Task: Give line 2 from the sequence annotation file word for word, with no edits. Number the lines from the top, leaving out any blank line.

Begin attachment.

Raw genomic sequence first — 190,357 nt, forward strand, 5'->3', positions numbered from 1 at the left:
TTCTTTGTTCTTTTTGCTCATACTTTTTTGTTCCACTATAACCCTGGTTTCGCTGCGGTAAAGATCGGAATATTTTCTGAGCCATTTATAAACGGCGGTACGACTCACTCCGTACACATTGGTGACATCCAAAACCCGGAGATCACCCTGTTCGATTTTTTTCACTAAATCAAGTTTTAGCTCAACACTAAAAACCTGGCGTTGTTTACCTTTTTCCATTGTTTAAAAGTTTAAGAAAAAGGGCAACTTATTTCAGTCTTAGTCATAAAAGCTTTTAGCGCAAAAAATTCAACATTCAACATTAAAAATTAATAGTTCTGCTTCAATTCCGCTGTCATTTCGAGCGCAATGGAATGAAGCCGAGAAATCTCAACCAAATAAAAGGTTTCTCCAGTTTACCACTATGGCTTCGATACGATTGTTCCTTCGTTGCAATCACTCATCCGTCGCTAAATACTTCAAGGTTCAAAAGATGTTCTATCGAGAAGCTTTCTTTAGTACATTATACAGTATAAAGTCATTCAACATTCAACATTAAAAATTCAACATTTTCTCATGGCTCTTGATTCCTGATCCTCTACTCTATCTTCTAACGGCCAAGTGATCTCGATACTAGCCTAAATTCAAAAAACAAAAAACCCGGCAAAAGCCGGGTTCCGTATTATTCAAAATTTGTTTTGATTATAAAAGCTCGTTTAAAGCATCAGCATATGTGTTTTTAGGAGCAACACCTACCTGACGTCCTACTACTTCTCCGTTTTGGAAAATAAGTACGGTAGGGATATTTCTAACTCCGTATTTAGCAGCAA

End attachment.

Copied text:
TTCTTTGTTCTTTTTGCTCATACTTTTTTGTTCCACTATAACCCTGGTTTCGCTGCGGTAAAGATCGGAATATTTTCTGAGCCATTTATAAACGGCGGTACGACTCACTCCGTACACATTGGTGACATCCAAAACCCGGAGATCACCCTGTTCGATTTTTTTCACTAAATCAAGTTTTAGCTCAACACTAAAAACCTGGCGTTGTTTACCTTTTTCCATTGTTTAAAAGTTTAAGAAAAAGGGCAACTTATTTCAGTCTTAGTCATAAAAGCTTTTAGCGCAAAAAATTCAACATTCAACATTAAAAATTAATAGTTCTGCTTCAATTCCGCTGTCATTTCGAGCGCAATGGAATGAAGCCGAGAAATCTCAACCAAATAAAAGGTTTCTCCAGTTTACCACTATGGCTTCGATACGATTGTTCCTTCGTTGCAATCACTCATCCGTCGCTAAATACTTCAAGGTTCAAAAGATGTTCTATCGAGAAGCTTTCTTTAGTACATTATACAGTATAAAGTCATTCAACATTCAACATTAAAAATTCAACATTTTCTCATGGCTCTTGATTCCTGATCCTCTACTCTATCTTCTAACGGCCAAGTGATCTCGATACTAGCCTAAATTCAAAAAACAAAAAACCCGGCAAAAGCCGGGTTCCGTATTATTCAAAATTTGTTTTGATTATAAAAGCTCGTTTAAAGCATCAGCATATGTGTTTTTAGGAGCAACACCTACCTGACGTCCTACTACTTCTCCGTTTTGGAAAATAAGTACGGTAGGGATATTTCTAACTCCGTATTTAGCAGCAA